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The effect of government spending on population’s health has received attention over the past decades. This study re-examines the link between government health expenditures and health outcomes to establish whether government intervention in the health sector improves outcomes. The study uses annual data for the period 1980–2014 on Ghana. The ordinary least squares (OLS) and the two-stage least squares (2SLS) estimators are employed for analyses; the regression estimates are then used to conduct cost-effectiveness analysis. The results show that, aside from income, public health expenditure contributed to the improvements in health outcomes in Ghana for the period. We find that, overall, increasing public health expenditure by 10% averts 0.102–4.4 infant and under-five deaths in every 1000 live births while increasing life expectancy at birth by 0.77–47 days in a year. For each health outcome indicator, the effect of income dominates that of public spending. The cost per childhood mortality averted ranged from US$0.20 to US$16, whereas the cost per extra life year gained ranged from US$7 to US$593.33 (2005 US$) during the period. Although the health effect of income outweighs that of public health spending, high (and rising) income inequality makes government intervention necessary. In this respect, development policy should consider raising health sector investment inter alia to improve health conditions. Full article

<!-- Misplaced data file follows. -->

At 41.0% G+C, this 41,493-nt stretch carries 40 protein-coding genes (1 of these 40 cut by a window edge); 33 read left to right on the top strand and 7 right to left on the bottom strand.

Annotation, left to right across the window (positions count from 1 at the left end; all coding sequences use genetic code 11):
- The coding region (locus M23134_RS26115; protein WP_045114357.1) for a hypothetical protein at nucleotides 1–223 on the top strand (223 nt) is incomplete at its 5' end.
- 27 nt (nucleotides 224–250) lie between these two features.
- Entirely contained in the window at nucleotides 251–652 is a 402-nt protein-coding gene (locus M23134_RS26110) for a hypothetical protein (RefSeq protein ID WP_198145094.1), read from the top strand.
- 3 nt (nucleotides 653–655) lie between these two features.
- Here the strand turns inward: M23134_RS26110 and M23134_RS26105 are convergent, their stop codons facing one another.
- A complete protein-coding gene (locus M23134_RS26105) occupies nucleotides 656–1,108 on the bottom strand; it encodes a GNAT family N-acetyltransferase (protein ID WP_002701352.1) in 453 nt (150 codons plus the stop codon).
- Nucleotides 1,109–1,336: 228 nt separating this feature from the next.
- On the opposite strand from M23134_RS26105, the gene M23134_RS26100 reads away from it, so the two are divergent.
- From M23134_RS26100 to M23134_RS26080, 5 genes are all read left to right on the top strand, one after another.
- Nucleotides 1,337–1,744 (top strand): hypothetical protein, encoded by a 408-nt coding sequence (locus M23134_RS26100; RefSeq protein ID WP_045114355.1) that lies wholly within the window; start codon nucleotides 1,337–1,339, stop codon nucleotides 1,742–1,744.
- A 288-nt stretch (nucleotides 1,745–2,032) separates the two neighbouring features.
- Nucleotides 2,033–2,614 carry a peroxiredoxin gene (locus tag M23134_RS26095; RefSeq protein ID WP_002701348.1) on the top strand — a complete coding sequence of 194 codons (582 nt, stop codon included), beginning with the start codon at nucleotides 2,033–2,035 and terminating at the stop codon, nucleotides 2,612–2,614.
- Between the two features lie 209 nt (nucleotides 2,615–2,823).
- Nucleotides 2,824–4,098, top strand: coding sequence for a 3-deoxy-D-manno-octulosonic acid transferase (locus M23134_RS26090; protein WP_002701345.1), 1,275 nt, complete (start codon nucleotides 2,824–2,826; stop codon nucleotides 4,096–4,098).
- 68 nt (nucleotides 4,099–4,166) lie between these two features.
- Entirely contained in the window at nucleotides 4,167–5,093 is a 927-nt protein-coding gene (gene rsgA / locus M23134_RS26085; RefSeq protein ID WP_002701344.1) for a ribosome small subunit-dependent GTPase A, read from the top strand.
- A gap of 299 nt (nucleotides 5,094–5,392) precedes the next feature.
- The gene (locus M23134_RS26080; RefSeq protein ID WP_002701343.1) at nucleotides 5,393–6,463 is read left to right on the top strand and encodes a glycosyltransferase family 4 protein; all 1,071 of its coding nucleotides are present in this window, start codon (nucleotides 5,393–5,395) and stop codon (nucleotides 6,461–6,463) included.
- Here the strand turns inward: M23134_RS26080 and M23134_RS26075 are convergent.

(This article belongs to the Special Issue Economic Development in Africa)
Open AccessArticle Checks and Balances: Enforcing Constitutional Constraints
Received: 28 August 2018 / Revised: 11 September 2018 / Accepted: 19 October 2018 / Published: 24 October 2018
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Abstract
Constitutional political economy has focused heavily on designing constitutional rules sufficient to constrain governmental power. More attention has been devoted to designing rules that are effective constraints than on the institutions that would be required to enforce them. One problem is that rules
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Constitutional political economy has focused heavily on designing constitutional rules sufficient to constrain governmental power. More attention has been devoted to designing rules that are effective constraints than on the institutions that would be required to enforce them. One problem is that rules are interpreted and enforced by the political elite, who tend to interpret and enforce them in ways that favor their interests over those of the masses. Democratic oversight is ineffective because voters realize they have no influence over public policy, and are therefore rationally ignorant. A system of checks and balances within government is necessary for enforcing constitutional constraints because it divides power among elites with competing interests and enables one group of elites to check the power of others. Checks and balances within governmental institutions are necessary to constrain the government from abusing its power. Full article